We Write from Our Scars

Best Writing Tips, The Writers College

By SARAH DITTMORE

“It’s a great story,” my teacher acquiesced. I beamed with the smile of an over-achiever receiving the much longed-for validation of a superior.

 “But you’re not ready to write it.”

My smile vanished, and indignation took its place. “What do you mean I’m not ready to write it? I wouldn’t have written it if I wasn’t ready to talk about it. It’s my story! I get to choose with whom and how I share it.”

“You’re right. You are ready to talk about it; I am not questioning you there. But that’s the problem. You’re ready to talk about it. You’re ready to process what happened to you, and that’s important. But being ready to heal and being ready to write a story are two very different things.”

Still confused on the distinction, I pestered her for more information.

“Look,” she explained, “when I started writing about my mother’s death, it was raw. It was full of emotion. And it was necessary. It’s what I needed to do for myself to move through and process my experience. To heal my pain. But it wasn’t for my readers. It was almost embarrassing for my readers. Like they were reading from a diary they found in a hidden drawer.”

I looked down at my printed manuscript and thought of the powerful sobs writing it had elicited. She wasn’t completely wrong—it had felt a bit like spilling my guts to my diary.

“It took years for me to get to a place where I could look back on everything that happened and tell the stories within the pain rather than just writing an ode to my hurt,” she continued, “The bones of your story are great, and I’m not saying you shouldn’t write about what happened. But you need to take time to heal from the experience first. Then, and only then, will you be ready to write this story. We write from our scars, but first, we must tend to the open wounds.” 

I didn’t want to hear it at the time, but even then, I knew she was right. My emotions were too raw. My words were too volatile. I wasn’t writing a story to inspire thought and feeling in my readers. I was monologuing a plea, begging people to find meaning in an experience that still felt entirely void of a greater purpose.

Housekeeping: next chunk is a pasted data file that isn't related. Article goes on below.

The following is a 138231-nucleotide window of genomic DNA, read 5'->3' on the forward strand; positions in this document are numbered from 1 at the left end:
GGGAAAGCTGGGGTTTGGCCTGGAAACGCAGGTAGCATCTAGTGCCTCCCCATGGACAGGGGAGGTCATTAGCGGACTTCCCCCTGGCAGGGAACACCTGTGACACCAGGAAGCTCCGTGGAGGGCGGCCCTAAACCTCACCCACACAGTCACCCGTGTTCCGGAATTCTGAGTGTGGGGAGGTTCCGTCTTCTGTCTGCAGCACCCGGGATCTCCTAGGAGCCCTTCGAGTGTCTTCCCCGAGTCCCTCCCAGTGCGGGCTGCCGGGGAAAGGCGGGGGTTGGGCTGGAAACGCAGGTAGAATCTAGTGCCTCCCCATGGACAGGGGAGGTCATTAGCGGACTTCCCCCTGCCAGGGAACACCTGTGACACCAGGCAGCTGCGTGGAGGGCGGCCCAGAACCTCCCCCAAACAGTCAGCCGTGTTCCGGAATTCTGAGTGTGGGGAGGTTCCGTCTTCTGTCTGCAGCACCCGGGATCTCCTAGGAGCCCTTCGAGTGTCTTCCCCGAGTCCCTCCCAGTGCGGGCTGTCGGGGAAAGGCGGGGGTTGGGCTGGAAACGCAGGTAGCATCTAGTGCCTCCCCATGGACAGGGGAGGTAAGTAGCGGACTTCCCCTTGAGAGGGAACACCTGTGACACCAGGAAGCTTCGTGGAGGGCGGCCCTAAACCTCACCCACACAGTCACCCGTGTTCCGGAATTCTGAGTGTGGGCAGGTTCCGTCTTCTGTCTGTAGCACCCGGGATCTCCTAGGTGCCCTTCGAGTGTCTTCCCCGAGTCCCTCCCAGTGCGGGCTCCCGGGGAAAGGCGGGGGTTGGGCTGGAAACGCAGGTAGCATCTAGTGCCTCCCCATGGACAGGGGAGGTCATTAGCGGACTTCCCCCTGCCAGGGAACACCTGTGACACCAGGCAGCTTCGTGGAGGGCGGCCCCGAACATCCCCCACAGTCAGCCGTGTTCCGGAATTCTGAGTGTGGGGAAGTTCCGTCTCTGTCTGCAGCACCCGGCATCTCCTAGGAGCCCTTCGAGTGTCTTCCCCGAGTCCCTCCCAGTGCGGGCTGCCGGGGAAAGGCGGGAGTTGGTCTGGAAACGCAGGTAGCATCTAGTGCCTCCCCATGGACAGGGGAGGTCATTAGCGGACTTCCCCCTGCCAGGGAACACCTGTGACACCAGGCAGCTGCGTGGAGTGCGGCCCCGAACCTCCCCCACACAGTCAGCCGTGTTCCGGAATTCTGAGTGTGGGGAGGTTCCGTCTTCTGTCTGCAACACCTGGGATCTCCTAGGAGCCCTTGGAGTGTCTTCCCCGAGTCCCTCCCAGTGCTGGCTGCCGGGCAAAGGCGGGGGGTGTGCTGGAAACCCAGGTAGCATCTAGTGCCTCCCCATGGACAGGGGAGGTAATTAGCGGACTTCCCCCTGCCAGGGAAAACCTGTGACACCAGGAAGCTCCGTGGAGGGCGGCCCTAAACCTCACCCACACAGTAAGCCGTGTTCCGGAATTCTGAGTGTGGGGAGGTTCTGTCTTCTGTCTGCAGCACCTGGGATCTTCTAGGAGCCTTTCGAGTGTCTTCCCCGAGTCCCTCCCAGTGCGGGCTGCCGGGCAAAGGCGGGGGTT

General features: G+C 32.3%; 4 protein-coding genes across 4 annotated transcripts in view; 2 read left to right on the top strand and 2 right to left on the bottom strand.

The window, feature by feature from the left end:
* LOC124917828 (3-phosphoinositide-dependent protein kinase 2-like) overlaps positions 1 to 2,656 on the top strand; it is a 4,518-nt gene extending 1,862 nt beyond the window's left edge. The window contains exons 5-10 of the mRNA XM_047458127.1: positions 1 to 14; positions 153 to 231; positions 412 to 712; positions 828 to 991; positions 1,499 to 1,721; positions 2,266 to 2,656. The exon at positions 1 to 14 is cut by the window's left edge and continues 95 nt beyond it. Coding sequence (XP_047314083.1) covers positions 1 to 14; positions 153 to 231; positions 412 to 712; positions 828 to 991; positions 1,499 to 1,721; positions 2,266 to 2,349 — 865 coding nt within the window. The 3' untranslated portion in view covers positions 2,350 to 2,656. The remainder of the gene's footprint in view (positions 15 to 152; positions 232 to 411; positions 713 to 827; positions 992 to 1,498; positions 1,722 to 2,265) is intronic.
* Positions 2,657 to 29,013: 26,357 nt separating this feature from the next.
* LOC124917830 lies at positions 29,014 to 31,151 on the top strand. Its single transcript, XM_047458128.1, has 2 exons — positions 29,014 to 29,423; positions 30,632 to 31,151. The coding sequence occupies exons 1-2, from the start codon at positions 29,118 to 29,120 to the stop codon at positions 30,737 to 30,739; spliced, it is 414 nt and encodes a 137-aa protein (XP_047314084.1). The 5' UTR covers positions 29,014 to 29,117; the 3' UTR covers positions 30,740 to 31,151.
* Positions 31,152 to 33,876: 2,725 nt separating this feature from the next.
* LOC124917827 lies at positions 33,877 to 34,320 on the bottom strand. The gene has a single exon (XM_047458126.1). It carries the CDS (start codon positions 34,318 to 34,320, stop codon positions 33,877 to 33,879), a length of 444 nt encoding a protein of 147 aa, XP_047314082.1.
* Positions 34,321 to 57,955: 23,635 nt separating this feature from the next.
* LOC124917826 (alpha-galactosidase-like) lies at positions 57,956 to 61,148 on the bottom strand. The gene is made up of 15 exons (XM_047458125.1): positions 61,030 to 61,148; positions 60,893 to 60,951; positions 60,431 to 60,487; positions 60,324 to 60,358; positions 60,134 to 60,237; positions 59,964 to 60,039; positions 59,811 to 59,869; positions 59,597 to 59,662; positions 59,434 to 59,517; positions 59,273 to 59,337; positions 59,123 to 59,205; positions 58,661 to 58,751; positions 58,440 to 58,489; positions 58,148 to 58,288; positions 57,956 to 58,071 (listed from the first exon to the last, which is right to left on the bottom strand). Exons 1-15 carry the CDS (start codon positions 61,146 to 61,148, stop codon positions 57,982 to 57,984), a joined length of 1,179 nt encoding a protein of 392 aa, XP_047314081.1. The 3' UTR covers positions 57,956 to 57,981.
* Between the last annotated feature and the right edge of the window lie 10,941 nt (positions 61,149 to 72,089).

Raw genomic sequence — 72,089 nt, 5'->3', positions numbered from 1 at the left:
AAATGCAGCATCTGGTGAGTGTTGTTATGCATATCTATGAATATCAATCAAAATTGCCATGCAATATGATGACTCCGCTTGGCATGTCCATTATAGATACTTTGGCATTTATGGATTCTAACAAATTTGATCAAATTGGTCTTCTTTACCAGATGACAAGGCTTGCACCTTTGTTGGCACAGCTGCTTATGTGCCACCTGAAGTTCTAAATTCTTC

As writers, we pour our soul into our words. It’s a powerful act of vulnerability that builds a web of connection between our readers and us. Our stories are a revolutionary act against a culture constantly pushing us apart; they are a picket sign loudly declaring that we do, in fact, share something in our humanity. And the more vulnerable and open we are in our writing, the stronger that connection can be.  

But if we try to tell the stories we still haven’t healed from, that bridge becomes a lifeboat. As we float, stranded in the ocean, we beg our readers to climb aboard and captain our sinking ship. But our readers cannot be the captains in our healing process. Fictionalizing our pain is not a magic wand that will cure our wounds. We must be the heroes of our stories first; only once we know how they end will we be ready to tell them. 

ABOUT THE AUTHOR

Sarah Dittmore, Graduate at the Writers College

Born and raised in California, Sarah Dittmore has spent the past decade travelling the world and writing stories of the people and places she encounters along the way. As a queer, neurodivergent author, Sarah is passionate about giving voice to perspectives often underrepresented in literature. Sarah’s published work can be found at www.sarahdittmore.com and you can follow along her travels on Instagram @adventurewitchsarah.  

Basics of Creative Writing at the Writers College

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